Photo courtesy of Bloomberg
Mayor Bill de Blasio’s most recent announcement regarding Covid-19 is that over 40,000 city public hospital employees, as well as some Department of Health employees who work in health care settings, will be required to get tested for Covid-19 on a weekly basis if they are not vaccinated. Although this did not include any mention of potentially mandating vaccination, it does mark the first time that City Hall has applied pressure on city workers to get vaccinated, and implemented an inconvenient alternative if they do not. Although this is significant, the policy’s limited scope has raised concerns regarding whether City Hall is doing enough to combat the rising number of Delta variant cases in several regards. First off, although 40,000 employees is a large group, over 300,000 other employees on city payroll – including police officers, firefighters, correctional officers, clerical workers, janitors, and others – are not part of this policy. Secondly, Mayor de Blasio has repeatedly confirmed that reinstating a mask mandate is not part of his plan. Lastly, he has also confirmed that schools will not offer a remote option for this upcoming school year, and will instead only operate in-person; additionally, masks will be required in schools. The Mayor has urged parents to vaccinate their children, but children younger than 12 cannot be vaccinated, which leaves a large demographic susceptible.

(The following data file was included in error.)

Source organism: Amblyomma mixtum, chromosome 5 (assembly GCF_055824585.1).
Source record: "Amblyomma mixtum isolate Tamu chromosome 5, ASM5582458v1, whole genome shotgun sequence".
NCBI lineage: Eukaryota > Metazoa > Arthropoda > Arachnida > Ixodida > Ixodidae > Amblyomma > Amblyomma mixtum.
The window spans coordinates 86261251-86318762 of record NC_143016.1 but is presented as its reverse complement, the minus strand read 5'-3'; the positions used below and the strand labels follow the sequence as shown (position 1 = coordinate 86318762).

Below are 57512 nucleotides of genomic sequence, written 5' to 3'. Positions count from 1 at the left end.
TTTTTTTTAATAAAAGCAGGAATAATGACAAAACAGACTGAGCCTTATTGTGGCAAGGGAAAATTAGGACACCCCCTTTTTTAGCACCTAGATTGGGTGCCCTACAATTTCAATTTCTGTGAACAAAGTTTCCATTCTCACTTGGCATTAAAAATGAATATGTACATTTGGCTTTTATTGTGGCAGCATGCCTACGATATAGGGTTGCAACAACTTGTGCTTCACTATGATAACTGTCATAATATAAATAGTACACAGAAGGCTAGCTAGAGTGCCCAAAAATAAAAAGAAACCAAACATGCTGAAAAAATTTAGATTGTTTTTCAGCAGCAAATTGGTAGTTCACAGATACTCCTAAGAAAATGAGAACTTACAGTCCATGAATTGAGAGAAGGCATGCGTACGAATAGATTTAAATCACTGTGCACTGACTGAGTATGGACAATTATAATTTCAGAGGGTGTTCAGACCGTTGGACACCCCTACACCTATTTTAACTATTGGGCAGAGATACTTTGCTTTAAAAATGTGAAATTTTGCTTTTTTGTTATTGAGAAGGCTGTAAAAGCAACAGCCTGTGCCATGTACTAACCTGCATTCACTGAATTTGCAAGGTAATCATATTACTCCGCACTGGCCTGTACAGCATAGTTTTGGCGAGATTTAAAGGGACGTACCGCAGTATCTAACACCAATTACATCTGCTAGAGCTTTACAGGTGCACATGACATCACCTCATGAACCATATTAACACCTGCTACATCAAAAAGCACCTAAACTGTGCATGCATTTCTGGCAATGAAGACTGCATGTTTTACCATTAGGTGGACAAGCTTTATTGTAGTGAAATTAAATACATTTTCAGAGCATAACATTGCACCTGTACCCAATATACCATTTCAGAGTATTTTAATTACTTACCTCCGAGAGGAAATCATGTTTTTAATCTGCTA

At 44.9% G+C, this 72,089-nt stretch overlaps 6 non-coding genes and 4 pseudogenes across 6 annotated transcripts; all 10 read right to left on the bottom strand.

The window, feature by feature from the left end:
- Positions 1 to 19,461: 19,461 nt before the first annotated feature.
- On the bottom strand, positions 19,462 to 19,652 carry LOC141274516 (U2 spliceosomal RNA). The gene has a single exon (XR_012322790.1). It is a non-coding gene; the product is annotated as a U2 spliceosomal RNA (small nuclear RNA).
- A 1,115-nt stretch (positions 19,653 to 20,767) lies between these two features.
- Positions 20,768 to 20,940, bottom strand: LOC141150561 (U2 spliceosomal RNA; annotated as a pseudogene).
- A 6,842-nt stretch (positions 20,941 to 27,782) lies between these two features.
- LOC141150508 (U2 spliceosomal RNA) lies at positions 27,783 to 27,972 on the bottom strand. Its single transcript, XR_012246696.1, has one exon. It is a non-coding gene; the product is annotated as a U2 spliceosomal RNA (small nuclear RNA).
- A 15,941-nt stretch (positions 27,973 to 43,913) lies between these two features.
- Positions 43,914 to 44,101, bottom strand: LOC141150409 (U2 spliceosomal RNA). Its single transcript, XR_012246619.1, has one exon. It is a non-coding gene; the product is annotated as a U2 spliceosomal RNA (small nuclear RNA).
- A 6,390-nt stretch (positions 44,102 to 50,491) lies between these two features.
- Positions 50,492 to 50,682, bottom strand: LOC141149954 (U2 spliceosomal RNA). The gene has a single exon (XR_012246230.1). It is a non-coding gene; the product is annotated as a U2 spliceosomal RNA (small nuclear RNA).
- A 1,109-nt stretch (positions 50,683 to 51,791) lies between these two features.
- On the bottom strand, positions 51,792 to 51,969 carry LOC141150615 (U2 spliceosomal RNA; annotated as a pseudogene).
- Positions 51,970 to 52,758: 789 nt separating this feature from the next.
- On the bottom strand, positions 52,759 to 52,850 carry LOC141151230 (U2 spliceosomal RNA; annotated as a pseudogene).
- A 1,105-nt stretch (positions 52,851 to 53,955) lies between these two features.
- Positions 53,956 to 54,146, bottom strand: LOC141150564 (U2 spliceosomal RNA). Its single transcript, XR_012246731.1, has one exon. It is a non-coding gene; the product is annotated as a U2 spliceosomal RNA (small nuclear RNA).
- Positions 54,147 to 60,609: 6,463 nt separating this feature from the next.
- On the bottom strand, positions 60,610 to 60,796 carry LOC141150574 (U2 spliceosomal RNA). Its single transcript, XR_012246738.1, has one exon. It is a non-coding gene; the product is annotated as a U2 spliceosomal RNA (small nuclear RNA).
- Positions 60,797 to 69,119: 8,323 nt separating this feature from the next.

Despite these rather lax plans, the Delta variant is rapidly leading to a massive influx of new cases and the city’s vaccination rate has not been increasing as it should be. Looking at vaccination rates for municipal agencies should sound the alarm. As of now, 60% of the public hospital system’s workforce, 50% of employees of the Fire Department, and 60% of teachers are vaccinated – all of which are lower than New York’s total vaccination rate. Employee testing at health care facilities has been lacking, largely due to the massive hit that testing capacity took at the start of the pandemic when the initial surge left hospitals inundated with patients compounded by a labor shortage. At public hospitals around the city, routine testing of employees was nonexistent until this policy. Dr. Ronald Scott Braithwaite, a professor at N.Y.U. Grossman School of Medicine, heads a team modeling the city’s epidemic for city officials. According to their predictions, 900 deaths will result from this current 3rd wave, which is much less than the 20,000 resulting from the 1st wave. Additionally, 400,000 to 500,000 New Yorkers will be infected during this 3rd wave, which is predicted to peak in October.